I was recently talking to a friend of mine about a few of the goals that I’m currently working towards and how difficult it’s been to remind myself of my own capabilities. For context, I am currently applying to graduate Ph.D. programs and find myself having to stop from wondering if I’m good enough for the programs that I’m applying to.
My friend felt the same way about some of their current endeavors, and it really got me thinking about how destructive this type of thinking is, especially as it prevails most heavily in underrepresented and underinvested communities. Really, this conversation served as another reminder about the importance of building myself up rather than tearing myself down.
Why Is It Important To Stop Negative Self-Talk?
I remember that I used to think that the occasional down talk towards myself was some sort of sign that I was never letting myself become content with life, constantly reminding myself that I could always be better and improve. However, as I have gotten older, I’ve realized that negative self-talk is NOT that at all, or any other positive attribute. Negative self-talk is just self doubt and a reflection of insecurities.
I had to remind myself that there are plenty of people in the world who will doubt you and try to put you down, so there is no need or reason for you to add to that negativity! I still do value self-improvement and making sure that I’m always working to become a better person, but it’s just as important to focus on improving how you treat yourself as you do others.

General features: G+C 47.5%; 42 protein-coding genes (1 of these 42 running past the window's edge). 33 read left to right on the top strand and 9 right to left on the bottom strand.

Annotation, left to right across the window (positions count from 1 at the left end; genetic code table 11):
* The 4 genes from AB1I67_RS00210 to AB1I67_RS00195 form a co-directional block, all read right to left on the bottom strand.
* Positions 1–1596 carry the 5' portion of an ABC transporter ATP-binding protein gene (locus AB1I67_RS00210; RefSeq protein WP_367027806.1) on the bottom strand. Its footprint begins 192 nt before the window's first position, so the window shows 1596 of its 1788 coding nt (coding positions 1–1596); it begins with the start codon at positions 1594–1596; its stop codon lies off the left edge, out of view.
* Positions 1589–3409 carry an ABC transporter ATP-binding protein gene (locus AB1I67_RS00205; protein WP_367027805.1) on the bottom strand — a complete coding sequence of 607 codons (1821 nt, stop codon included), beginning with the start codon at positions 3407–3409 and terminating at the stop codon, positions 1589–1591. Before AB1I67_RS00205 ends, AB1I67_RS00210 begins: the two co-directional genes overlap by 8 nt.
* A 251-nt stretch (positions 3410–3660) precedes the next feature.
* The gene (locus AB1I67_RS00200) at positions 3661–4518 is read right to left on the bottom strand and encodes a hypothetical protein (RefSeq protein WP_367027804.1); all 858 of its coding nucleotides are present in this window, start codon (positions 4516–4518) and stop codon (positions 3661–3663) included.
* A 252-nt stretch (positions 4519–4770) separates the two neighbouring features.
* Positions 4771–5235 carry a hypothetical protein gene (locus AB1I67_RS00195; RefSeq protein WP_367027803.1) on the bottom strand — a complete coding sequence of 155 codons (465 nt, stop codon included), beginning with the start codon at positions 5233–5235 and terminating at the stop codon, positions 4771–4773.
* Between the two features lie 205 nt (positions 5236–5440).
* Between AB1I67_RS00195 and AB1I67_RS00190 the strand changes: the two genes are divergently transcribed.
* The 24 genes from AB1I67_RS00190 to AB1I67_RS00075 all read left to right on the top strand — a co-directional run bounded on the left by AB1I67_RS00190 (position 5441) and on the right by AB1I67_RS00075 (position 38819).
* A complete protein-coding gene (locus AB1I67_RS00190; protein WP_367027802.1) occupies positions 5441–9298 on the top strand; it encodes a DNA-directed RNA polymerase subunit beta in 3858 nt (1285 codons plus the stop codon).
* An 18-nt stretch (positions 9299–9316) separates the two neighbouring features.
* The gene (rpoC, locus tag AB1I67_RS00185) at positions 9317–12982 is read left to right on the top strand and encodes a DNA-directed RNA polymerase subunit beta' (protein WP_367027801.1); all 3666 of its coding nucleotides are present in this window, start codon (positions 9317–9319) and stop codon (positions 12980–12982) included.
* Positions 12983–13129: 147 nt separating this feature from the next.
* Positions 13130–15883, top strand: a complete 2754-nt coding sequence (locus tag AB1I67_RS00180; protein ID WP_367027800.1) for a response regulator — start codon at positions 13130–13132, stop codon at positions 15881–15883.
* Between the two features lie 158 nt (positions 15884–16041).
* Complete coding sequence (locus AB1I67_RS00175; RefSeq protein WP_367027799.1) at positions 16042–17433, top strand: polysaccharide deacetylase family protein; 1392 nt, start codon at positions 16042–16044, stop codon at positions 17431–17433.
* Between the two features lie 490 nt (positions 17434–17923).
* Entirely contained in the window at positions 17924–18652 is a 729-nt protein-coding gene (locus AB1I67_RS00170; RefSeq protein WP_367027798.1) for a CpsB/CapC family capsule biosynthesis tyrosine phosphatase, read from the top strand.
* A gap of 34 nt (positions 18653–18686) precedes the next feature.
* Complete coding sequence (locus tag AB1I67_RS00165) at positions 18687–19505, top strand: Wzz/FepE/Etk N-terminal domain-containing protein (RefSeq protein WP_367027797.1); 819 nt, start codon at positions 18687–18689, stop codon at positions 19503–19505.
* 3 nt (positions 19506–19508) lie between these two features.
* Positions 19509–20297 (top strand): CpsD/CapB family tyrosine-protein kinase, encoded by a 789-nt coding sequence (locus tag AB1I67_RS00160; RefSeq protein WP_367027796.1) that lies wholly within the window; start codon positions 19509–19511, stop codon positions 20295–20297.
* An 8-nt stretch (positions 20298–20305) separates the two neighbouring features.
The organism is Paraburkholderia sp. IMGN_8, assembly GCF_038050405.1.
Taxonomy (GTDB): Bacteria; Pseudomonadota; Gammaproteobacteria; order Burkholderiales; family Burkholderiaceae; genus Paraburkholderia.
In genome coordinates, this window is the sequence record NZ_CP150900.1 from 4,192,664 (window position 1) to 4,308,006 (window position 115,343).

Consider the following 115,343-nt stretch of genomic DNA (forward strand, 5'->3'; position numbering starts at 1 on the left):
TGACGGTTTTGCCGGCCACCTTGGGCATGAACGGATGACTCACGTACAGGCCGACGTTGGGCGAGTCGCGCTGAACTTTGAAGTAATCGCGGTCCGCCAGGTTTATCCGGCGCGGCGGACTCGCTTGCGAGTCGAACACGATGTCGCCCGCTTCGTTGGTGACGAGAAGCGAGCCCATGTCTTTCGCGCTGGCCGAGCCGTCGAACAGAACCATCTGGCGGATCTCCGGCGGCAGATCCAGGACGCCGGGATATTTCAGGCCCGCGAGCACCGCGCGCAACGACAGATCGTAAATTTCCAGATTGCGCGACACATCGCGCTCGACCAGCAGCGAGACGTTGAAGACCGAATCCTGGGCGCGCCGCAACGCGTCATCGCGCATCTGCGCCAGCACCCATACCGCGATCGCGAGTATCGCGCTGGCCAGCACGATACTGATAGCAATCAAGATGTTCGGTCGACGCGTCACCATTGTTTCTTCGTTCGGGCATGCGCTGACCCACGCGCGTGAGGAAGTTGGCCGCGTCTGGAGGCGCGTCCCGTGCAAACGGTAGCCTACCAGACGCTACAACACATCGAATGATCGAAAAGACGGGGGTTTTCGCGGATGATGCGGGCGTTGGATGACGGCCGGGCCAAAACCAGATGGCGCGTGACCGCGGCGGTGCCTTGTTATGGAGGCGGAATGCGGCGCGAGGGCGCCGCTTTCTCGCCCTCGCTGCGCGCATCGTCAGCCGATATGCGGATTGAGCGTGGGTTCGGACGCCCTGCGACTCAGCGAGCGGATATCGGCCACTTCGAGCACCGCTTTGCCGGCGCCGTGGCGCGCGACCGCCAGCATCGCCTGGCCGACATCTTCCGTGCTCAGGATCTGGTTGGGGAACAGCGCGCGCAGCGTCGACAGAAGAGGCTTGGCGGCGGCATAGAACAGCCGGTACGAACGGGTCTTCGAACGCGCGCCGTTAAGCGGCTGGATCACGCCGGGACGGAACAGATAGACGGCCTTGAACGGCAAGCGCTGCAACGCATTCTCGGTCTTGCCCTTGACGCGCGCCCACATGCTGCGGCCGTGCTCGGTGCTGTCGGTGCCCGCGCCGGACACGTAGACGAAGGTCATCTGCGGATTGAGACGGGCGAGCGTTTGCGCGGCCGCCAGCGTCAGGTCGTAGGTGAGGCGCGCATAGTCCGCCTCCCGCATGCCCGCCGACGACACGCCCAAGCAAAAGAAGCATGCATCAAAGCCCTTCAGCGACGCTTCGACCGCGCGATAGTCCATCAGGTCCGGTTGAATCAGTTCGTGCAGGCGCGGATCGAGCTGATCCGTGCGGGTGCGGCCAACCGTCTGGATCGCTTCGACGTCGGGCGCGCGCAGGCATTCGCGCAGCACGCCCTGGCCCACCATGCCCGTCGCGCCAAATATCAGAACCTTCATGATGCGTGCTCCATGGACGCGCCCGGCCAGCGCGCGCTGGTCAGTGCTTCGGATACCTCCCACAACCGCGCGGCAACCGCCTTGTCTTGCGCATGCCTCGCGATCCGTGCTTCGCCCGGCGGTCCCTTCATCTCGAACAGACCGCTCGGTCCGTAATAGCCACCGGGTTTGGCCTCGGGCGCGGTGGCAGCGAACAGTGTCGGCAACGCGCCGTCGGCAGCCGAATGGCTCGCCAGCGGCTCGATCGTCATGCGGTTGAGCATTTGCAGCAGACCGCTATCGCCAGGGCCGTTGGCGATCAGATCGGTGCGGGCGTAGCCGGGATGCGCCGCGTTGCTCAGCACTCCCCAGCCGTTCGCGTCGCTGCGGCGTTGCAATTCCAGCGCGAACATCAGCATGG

We frequently spend a lot of our time encouraging and uplifting the people we care about, but neglect extending that same level of care and love to ourselves. At the end of the day, we have to be kindest to ourselves first before we can extend that kindness to others (and accept it from others as well)!
But How Can You Stop Putting Yourself Down?
Getting out of the habit of negative self-talk and putting yourself down can be tricky, but it’s definitely possible! What has personally helped me is recognizing what my triggers are. What situations, tasks, and responsibilities make you feel incapable of doing something? Recognizing triggers has helped me identify when I might begin putting myself down.
I also like to stop myself in my tracks (now this is a work in progress for me but I’m trying!). I try to become aware of when I’m putting myself down while I’m doing it so that I can stop myself in the act. Then, I make myself turn that negative energy into positive energy by reaffirming my capabilities and pushing myself to believe in my strengths.
This is just what I’m doing right now to help me overcome putting myself down and negative self-talk, but seeking outside help is always extremely helpful as well. If you have access to a counselor, advising, or any mental health resources, I also highly recommend reaching out to them. These resources have been very effective in my personal life and provide an abundance of strategies to help with caring for yourself in a healthy manner.
Most importantly, don’t forget to give yourself daily kudos – you’re doing your best and that’s all that you or anyone else can ask of you. Your best is always enough.